Environment Minister criticised by Pacific leaders for alleged ‘cash’ remarks

Environment Minister criticised by Pacific leaders for alleged ‘cash’ remarks
Niue Premier Toke Talagi (left) with Former Australian Foreign Minister Julie Bishop (right). Photo by www.dfat.gov.au via Wikimedia Commons

Environment Minister Melissa Price has come under fire from Pacific Leaders for alleged comments made about the region earlier this week.

On Tuesday evening, it was alleged by several sources that Environment Minister Melissa Price made insulting remarks to Former Kiribati President Anote Tong, saying that the Pacific region was “always” asking for “cash”.

While Mr Tong, the alleged victim of the insulting remarks gave a soft response to the issue, saying that it was not an important matter to dwell on, it hasn’t stopped his contemporaries in the Pacific from criticising Ms Price for her comments which many interpreted as showing contempt for Island nations threatened by global warming.

Ms Price has strongly denied making the comments, but during Parliament question time expressed that she had apologized to Mr Tong privately for any offence she may have caused.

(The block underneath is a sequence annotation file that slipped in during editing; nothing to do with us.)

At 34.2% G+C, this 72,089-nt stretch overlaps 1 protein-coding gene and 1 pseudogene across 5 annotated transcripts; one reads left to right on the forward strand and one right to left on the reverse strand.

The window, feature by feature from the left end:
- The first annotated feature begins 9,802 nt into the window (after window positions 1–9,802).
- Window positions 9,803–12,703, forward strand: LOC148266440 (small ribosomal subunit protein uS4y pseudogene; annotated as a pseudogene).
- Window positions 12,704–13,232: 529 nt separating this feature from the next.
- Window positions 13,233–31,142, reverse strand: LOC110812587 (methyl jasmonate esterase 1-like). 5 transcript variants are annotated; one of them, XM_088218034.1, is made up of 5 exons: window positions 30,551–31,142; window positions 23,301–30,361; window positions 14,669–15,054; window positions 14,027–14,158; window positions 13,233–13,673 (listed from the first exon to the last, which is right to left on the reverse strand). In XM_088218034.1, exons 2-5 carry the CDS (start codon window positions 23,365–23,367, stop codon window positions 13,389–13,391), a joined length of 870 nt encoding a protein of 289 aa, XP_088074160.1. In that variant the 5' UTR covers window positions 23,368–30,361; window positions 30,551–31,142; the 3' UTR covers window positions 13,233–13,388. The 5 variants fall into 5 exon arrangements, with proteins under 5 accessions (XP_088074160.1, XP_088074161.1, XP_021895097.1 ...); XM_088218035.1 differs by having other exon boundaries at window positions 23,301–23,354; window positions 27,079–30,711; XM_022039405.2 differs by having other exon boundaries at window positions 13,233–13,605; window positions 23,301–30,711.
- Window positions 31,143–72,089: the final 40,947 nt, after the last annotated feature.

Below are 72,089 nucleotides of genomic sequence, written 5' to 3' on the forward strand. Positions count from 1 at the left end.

Acting Prime Minister for the Cook Islands, Mark Brown, said that Ms Price’s comments were akin to the rhetoric heard from the “flat earth society”.

Mr Brown went on to describe his fears that, with the recent change in Liberal leadership, Australia’s commitment to mitigating the effects of climate change on its Pacific Island neighbours has been brought into question.

Last week Ms Price was heavily criticised by environmental and clean energy advocates for dismissing the findings of the UN’s IPCC as “drawing a very long bow” when it came to advocating a greater global divestment from coal-fuelled energy.

When asked about the alleged comments from Ms Price, Premier of Niue Toke Talagi told the ABC’s Pacific Beat “people say some stupid things sometimes”.